Catholic Church Covers for the Sins of its Priests

Between 1950 and 2002, 4% of Roman Catholic priests in the US have been accused of sexually abusing children and teenagers.  Victims have received a total of $573 million in compensation.   According to some sources, this number may reach $1 billion.

These were the conclusions of researchers who studied the archives of Catholic churches for the United States Conference of Catholic Bishops (USCCB).  In June of 2002, the Conference accepted the Charter for the Protection of Children and Young People, which requires the Catholic Church to study the history of sexual abuse by priests.  This followed a series of scandals that became public in early 2002 and undermined the reputation and financial condition of the Catholic Church in the United States.

Archives showed that 10,000 people have submitted suits against perverted priests.  Researchers from the John Jay College of Criminal Justice believe that this number does not reflect the actual state of affairs, since it only accounts for victims, who accused high-placed church officials.  Crimes were registered within one year in less than 13% of the cases.  More than a quarter of the victims waited for decades to report abuse by priests.  Many adults simply did not want to admit that they had been abused by their priests.

Most priest pedophiles abused boys (81%).  Over 40% of the victims were between 11 and 14 years old.  Most of the offenders were between 30 and 39, 20% were under 20, 23% over 40 and 17% over 50.

About half of the offenses took place in the priests’ homes, but often the abuse took place in church (16.3%) or the home of the victim (12.4%).  Other locations included summer homes, schools and cars.  Over a third of the victims were abused for the duration of a year, but some remained victims for 5-9 years (10.2%) and others year for over a decade.

Abuse consisted of petting under clothes (57.3%), over clothes (56.8%), undressing the victim (27.5%), oral sex performed the priest (27.1%) and sexual intercourse (27.3%) or attempted sexual intercourse (25.1%).  Most of the priests were accused of more than one offence.  Only 9% limited themselves to questionable touching of the victim’s clothes.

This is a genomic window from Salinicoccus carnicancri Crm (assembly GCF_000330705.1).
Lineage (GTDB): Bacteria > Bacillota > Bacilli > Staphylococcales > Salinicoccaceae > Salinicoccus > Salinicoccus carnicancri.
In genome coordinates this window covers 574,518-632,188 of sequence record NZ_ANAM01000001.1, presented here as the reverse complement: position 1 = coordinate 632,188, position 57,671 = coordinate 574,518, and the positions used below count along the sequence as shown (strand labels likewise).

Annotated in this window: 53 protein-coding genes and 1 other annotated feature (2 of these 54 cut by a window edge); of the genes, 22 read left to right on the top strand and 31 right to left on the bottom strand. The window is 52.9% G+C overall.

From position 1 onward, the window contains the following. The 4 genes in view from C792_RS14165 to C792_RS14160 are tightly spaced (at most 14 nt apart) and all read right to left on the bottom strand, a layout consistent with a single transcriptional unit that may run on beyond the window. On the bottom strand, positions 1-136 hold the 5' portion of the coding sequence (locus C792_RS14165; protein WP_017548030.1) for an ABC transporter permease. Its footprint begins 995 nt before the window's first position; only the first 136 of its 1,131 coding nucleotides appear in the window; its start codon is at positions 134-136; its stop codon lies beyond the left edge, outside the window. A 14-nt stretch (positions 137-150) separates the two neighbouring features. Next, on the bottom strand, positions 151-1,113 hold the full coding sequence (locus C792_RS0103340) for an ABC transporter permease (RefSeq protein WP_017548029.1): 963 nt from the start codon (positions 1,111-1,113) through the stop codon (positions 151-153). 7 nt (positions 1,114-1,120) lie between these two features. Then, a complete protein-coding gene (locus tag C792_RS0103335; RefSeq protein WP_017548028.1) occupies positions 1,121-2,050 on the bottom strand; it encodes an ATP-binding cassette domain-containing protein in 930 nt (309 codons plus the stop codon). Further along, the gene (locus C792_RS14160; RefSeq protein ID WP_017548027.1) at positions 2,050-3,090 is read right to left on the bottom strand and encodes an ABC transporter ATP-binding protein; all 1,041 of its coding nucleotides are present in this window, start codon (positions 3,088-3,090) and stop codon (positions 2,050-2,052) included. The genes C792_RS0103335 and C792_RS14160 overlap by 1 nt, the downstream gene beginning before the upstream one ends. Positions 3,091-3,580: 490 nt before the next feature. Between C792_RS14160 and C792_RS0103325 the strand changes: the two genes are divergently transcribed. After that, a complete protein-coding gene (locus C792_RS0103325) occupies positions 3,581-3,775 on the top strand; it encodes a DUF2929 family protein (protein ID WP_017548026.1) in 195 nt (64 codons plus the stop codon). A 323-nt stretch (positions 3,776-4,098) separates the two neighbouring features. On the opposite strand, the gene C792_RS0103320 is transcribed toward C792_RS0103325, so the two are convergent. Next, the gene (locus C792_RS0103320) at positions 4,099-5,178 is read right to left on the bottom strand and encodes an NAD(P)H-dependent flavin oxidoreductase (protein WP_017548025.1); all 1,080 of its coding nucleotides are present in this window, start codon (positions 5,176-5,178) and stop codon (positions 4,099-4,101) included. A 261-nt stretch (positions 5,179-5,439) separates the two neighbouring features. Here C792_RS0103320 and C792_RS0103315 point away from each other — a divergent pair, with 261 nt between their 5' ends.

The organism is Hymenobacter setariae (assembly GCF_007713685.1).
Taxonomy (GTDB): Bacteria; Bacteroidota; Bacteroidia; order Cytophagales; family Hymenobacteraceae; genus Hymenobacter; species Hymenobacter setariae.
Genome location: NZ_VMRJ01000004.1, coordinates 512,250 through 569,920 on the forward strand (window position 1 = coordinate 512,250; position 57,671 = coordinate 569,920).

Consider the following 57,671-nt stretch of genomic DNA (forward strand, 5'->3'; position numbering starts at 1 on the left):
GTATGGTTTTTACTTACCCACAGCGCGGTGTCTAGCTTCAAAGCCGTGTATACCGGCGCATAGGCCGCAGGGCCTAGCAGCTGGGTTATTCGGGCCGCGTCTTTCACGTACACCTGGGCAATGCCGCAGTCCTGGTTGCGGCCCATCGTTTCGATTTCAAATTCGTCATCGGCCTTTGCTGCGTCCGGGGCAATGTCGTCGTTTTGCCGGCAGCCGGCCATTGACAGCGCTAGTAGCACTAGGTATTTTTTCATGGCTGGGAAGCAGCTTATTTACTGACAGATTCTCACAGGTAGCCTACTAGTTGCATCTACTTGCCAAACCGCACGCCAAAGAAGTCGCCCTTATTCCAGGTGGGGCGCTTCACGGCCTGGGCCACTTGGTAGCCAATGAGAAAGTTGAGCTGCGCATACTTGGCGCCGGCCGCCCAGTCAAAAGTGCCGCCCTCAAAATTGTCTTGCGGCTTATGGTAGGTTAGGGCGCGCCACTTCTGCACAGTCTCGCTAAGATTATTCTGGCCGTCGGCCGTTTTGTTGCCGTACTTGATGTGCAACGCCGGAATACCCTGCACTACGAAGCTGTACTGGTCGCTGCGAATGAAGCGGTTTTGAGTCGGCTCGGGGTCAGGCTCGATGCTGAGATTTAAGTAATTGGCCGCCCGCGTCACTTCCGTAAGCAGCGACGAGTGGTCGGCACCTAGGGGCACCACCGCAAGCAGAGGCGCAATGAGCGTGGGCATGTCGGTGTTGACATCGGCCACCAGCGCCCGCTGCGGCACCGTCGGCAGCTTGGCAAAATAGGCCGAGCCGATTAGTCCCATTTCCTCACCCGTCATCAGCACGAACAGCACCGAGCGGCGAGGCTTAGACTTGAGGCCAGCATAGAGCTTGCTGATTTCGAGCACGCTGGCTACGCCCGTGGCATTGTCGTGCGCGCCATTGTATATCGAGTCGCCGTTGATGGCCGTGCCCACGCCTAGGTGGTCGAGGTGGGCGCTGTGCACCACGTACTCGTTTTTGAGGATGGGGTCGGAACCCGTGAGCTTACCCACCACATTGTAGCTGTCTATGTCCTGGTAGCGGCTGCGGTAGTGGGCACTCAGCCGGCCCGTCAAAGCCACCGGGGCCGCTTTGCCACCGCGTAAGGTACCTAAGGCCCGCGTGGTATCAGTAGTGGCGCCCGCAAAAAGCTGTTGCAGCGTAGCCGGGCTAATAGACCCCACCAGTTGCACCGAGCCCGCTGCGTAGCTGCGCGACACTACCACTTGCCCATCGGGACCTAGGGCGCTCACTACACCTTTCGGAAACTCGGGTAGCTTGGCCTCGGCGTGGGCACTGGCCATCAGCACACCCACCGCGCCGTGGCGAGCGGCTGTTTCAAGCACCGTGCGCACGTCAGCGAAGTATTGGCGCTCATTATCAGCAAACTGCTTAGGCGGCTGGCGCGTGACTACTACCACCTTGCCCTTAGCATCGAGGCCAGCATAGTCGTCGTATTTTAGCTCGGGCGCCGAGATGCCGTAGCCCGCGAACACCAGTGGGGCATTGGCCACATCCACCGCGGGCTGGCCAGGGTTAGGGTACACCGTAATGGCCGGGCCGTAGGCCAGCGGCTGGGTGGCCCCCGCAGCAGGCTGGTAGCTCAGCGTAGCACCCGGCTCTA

Researchers sought to not only investigate the incidence of sexual abuse by Catholic priests, but also to determine possible causes.  They determined that 7% of the priests accused of harassing youths had themselves been psychologically or sexually abused in childhood.  19% had problems with alcohol or drugs -- often the Church knew about these problems and tried to help the priests.  23% of the accused had psychological deviations.

Researchers from the College of Criminal Justice provided evidence that only14% of Catholic priests accused of sexual abuse were turned in to the police by Church officials.  Of the 4,392 priests accused of sexual abuse, only 217 went to trial.  Of these, 138 were convicted.  The Church covered up the rest of the incidents, which were never investigated.  Furthermore, the records did not show condemnation of questionable activities.  Church officials who were asked, why the offenders were not properly punished replied that this was impossible because of Catholic laws.  It is very difficult to dismiss a priest.  Church officials also feared that scandals in the churchgoing community or within the Church could hurt their careers. 

The results of the investigation are unique.  The Church was previously highly unwilling to open such topics to secular researchers.  Over the past ten years, several studies on sexual abuse of minors by religious officials were published in the US.  Estimates of the statistics of such crimes vary widely.  For example, psychologist Ann Coulter concluded that 0.12% of clerics sexually abuse children; renowned church historian and theologian Philip Jenkins estimate this number at 2% and Richard Sipe, a former priest who became a psychotherapist named a figure of 6%.  Nor have researchers answered the question of whether the errant priests are “typical” pedophiles or homosexuals, who bring to fruition their sexual desires in such an unordinary manner.

Even after all of the public scandals about some of the darkest pages in the history of Catholicism, the American Catholic Church still refuses to disrobe its priests and deprive them of their title.  Albeit, the Church has demoted some high-placed officials and began internal reform seeking to prevent future offences.  Several offenders have committed suicide.  One priest, who had been stripped of his title and sentenced to jail was killed in prison.

Public opinion surveys show that American Catholics does not trust the Church hierarchy.  According to a Gallup poll, 72% of Catholics feel that Church officials do very little to prevent future offences and 74% believe that the Church is interested, above all, in saving its own reputation rather than uncovering the truth.  (VG)

-- 03/16